Culture Shock: Q&A with Chargaux

Join Friends of the High Line on April 22 for Culture Shock, the High Line's 2017 programming season kick-off. Culture Shock will bring the park to life with music, comedy, stories, and family activities from 1-6 PM. All events are free with RSVP and open to the public.

Leading up to the event, we'll be sitting down with performers contributing to the Culture Shock line-up. As we count down to April 22, be sure to check back here for more exclusive Q&As.

Chargaux is a rebellious art collective and contemporary musical ensemble composed of Charly and Margaux, and focused on releasing original music. They exhibit multimedia works and perform in unique private and public presentations. They have been featured on several major works, including J Cole's latest album 4 Your Eyez Only, as well as projects with Robert Glasper and Kendrick Lamar.

For those unfamiliar with your work, how would you describe it?
Chargaux: Our work is very dimensional. We have composed and recorded string parts for four platinum records, and we've only ever worked on four albums, so that's the latest thing we're proud of. On stage, we play emotionally. We have an intellectual sense of humor and like to use music to say what words cannot. On records, we are cinematic and meditative.

What kind of stories do you feel your work tells?
Chargaux: We just create. We are vessels of talent and music, and we feel compelled to pour it out whenever we feel like we're overflowing, in order to make room for more to come forth. Our music is expressive and original, and unlike our fellow classical contemporaries who stick to a formula and only perform in groups, we are not shy about writing and composing our own stuff and putting it out there. The genre is hazy, some days it bleeds into country and soul, and others it feels more like rock.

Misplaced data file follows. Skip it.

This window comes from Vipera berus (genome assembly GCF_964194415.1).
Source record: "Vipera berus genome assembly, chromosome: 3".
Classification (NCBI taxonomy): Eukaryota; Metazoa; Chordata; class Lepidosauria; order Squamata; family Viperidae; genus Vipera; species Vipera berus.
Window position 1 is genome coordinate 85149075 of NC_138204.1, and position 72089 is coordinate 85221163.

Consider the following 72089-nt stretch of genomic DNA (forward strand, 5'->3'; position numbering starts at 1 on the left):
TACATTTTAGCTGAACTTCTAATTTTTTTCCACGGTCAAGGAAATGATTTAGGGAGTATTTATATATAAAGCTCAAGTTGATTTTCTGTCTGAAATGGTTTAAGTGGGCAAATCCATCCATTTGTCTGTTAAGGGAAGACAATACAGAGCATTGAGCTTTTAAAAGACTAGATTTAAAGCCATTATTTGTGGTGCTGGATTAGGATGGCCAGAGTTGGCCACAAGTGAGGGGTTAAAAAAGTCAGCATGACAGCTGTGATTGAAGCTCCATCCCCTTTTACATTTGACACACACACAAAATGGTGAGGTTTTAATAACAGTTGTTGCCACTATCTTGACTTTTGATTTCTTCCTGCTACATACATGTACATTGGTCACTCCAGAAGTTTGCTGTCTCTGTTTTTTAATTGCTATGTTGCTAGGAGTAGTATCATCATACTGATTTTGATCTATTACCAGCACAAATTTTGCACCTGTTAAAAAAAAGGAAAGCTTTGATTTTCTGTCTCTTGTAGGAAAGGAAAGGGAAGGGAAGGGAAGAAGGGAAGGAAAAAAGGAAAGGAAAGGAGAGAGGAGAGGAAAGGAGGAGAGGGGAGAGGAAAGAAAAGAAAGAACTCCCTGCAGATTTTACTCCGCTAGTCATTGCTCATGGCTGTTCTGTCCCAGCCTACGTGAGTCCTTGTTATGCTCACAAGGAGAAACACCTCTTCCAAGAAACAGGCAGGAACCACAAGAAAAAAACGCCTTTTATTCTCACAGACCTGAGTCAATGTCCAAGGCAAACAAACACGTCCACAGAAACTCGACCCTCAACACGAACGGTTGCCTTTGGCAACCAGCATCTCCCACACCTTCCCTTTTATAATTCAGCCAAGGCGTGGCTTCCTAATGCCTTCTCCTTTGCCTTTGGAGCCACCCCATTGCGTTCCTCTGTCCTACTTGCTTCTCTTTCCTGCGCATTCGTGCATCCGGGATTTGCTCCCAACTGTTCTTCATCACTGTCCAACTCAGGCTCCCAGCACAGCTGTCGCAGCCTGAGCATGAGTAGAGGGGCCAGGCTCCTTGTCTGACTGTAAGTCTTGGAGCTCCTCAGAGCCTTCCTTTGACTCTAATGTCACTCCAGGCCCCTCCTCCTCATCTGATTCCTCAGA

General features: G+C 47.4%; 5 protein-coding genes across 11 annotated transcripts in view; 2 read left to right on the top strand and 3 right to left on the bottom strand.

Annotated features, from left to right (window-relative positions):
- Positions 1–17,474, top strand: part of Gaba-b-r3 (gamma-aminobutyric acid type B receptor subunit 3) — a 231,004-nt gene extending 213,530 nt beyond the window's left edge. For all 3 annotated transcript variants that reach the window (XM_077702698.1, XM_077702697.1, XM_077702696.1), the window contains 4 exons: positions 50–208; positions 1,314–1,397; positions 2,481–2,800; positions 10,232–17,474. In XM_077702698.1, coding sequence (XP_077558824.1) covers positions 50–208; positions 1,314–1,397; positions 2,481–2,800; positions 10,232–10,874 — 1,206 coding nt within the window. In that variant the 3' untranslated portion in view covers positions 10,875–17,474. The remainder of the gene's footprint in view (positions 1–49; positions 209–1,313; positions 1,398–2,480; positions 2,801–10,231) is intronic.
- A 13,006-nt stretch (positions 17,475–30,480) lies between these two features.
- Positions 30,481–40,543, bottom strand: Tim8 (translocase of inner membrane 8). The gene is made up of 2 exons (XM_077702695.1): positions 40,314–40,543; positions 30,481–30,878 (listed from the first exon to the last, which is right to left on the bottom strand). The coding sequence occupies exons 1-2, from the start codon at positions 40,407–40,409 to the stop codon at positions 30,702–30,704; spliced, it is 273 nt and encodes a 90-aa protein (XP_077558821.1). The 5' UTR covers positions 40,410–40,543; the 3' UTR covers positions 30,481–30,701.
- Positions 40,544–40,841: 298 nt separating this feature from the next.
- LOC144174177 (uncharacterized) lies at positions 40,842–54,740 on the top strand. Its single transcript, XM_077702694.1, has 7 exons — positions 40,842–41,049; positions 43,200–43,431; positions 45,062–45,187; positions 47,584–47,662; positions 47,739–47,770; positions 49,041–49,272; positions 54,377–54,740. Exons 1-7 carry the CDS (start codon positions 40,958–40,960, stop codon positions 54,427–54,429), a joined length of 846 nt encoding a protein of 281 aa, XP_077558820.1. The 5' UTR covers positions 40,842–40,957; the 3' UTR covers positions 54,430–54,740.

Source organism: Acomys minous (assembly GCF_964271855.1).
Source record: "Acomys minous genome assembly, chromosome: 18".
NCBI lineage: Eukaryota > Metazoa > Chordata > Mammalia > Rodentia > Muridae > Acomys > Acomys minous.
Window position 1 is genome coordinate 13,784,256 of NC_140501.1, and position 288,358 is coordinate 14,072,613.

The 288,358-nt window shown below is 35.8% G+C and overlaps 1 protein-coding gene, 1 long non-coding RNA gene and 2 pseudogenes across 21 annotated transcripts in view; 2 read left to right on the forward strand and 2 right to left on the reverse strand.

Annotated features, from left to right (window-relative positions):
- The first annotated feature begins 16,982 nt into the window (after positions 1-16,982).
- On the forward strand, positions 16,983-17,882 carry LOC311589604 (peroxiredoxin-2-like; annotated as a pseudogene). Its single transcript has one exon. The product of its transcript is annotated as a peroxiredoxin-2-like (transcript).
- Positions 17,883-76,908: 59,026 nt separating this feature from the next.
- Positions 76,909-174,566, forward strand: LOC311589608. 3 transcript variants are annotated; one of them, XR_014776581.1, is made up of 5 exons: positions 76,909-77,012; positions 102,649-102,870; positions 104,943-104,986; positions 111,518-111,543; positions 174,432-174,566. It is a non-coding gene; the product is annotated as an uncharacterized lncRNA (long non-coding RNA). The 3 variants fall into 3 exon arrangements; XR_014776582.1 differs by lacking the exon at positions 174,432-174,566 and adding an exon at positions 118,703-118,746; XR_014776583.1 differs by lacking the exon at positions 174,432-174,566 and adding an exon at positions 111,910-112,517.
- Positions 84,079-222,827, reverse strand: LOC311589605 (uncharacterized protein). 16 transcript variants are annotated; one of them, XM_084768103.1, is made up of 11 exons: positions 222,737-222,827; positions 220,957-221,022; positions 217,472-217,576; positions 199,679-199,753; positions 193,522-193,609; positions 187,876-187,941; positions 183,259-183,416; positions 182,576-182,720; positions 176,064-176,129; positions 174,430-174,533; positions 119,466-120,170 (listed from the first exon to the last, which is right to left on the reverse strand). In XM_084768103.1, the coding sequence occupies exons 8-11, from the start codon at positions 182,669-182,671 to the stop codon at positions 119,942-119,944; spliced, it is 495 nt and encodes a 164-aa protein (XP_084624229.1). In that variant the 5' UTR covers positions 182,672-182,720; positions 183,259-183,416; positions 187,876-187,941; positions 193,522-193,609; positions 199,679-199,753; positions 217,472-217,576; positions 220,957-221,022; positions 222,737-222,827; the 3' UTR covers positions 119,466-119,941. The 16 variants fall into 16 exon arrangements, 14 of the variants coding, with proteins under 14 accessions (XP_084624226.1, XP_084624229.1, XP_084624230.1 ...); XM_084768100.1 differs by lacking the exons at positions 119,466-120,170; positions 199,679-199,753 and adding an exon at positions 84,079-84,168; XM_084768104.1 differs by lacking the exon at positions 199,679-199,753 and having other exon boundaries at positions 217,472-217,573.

Photo by Richard Corman.

How does your work speak to the NY community?
Chargaux: It seems that we make believers out of people anytime we're both out doing our thing. If someone is lucky enough to catch us during a soundcheck, they're in for a treat because we are the most loose and silly at that time. During and after performances, we get a lot of love.

Tell us a little about what you have planned for Culture Shock.
Chargaux: Every single show we do is different. We have our formula, but we have an innate desire to keep stuff interesting. Playing in the subway for 5 years taught us that.

What makes the High Line as a venue unique or challenging to you and your work?
Chargaux: NYC built us up a lot. No matter where we play -- the MoMA , the darkest, dankest subway, or the High Line -- we persevere. It's gonna be a beautiful day.


Culture Shock is generously supported by The India Center Foundation and by Goldman Sachs Gives, at the request of R. Martin Chavez.

Public programs on the High Line are supported, in part, with public funds from the New York City Council, under the leadership of Speaker Melissa Mark-Viverito.

High Line Families is supported, in part, with public funds from the New York City Department of Cultural Affairs in partnership with the New York City Council.

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